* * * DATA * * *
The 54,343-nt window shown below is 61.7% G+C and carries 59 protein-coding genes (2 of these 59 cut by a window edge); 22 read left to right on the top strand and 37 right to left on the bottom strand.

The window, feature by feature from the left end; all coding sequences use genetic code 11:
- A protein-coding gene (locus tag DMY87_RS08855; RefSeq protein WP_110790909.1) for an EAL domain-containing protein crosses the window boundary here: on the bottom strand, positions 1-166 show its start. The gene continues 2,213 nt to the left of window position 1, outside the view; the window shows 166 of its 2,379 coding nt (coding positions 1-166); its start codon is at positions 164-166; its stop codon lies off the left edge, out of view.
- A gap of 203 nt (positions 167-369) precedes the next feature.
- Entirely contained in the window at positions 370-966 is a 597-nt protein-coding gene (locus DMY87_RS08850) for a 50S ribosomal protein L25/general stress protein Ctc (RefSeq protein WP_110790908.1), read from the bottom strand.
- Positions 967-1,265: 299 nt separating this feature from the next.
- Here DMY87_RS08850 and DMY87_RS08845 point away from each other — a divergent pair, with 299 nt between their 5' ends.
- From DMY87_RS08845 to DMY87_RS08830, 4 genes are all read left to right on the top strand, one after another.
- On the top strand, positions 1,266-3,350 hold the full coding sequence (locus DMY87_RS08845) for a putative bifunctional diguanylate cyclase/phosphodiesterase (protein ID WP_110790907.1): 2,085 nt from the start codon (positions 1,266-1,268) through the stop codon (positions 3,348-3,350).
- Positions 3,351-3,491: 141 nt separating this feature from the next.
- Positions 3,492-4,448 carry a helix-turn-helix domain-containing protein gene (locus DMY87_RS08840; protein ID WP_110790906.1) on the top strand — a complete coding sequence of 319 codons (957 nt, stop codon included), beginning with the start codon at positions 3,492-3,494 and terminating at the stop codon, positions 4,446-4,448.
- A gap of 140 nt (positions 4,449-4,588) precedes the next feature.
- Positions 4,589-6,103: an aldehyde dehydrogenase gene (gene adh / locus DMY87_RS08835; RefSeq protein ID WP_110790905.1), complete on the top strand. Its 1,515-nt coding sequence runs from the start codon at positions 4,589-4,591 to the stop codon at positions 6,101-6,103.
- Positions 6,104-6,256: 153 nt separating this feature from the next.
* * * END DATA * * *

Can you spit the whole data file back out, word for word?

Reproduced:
The 54,343-nt window shown below is 61.7% G+C and carries 59 protein-coding genes (2 of these 59 cut by a window edge); 22 read left to right on the top strand and 37 right to left on the bottom strand.

The window, feature by feature from the left end; all coding sequences use genetic code 11:
- A protein-coding gene (locus tag DMY87_RS08855; RefSeq protein WP_110790909.1) for an EAL domain-containing protein crosses the window boundary here: on the bottom strand, positions 1-166 show its start. The gene continues 2,213 nt to the left of window position 1, outside the view; the window shows 166 of its 2,379 coding nt (coding positions 1-166); its start codon is at positions 164-166; its stop codon lies off the left edge, out of view.
- A gap of 203 nt (positions 167-369) precedes the next feature.
- Entirely contained in the window at positions 370-966 is a 597-nt protein-coding gene (locus DMY87_RS08850) for a 50S ribosomal protein L25/general stress protein Ctc (RefSeq protein WP_110790908.1), read from the bottom strand.
- Positions 967-1,265: 299 nt separating this feature from the next.
- Here DMY87_RS08850 and DMY87_RS08845 point away from each other — a divergent pair, with 299 nt between their 5' ends.
- From DMY87_RS08845 to DMY87_RS08830, 4 genes are all read left to right on the top strand, one after another.
- On the top strand, positions 1,266-3,350 hold the full coding sequence (locus DMY87_RS08845) for a putative bifunctional diguanylate cyclase/phosphodiesterase (protein ID WP_110790907.1): 2,085 nt from the start codon (positions 1,266-1,268) through the stop codon (positions 3,348-3,350).
- Positions 3,351-3,491: 141 nt separating this feature from the next.
- Positions 3,492-4,448 carry a helix-turn-helix domain-containing protein gene (locus DMY87_RS08840; protein ID WP_110790906.1) on the top strand — a complete coding sequence of 319 codons (957 nt, stop codon included), beginning with the start codon at positions 3,492-3,494 and terminating at the stop codon, positions 4,446-4,448.
- A gap of 140 nt (positions 4,449-4,588) precedes the next feature.
- Positions 4,589-6,103: an aldehyde dehydrogenase gene (gene adh / locus DMY87_RS08835; RefSeq protein ID WP_110790905.1), complete on the top strand. Its 1,515-nt coding sequence runs from the start codon at positions 4,589-4,591 to the stop codon at positions 6,101-6,103.
- Positions 6,104-6,256: 153 nt separating this feature from the next.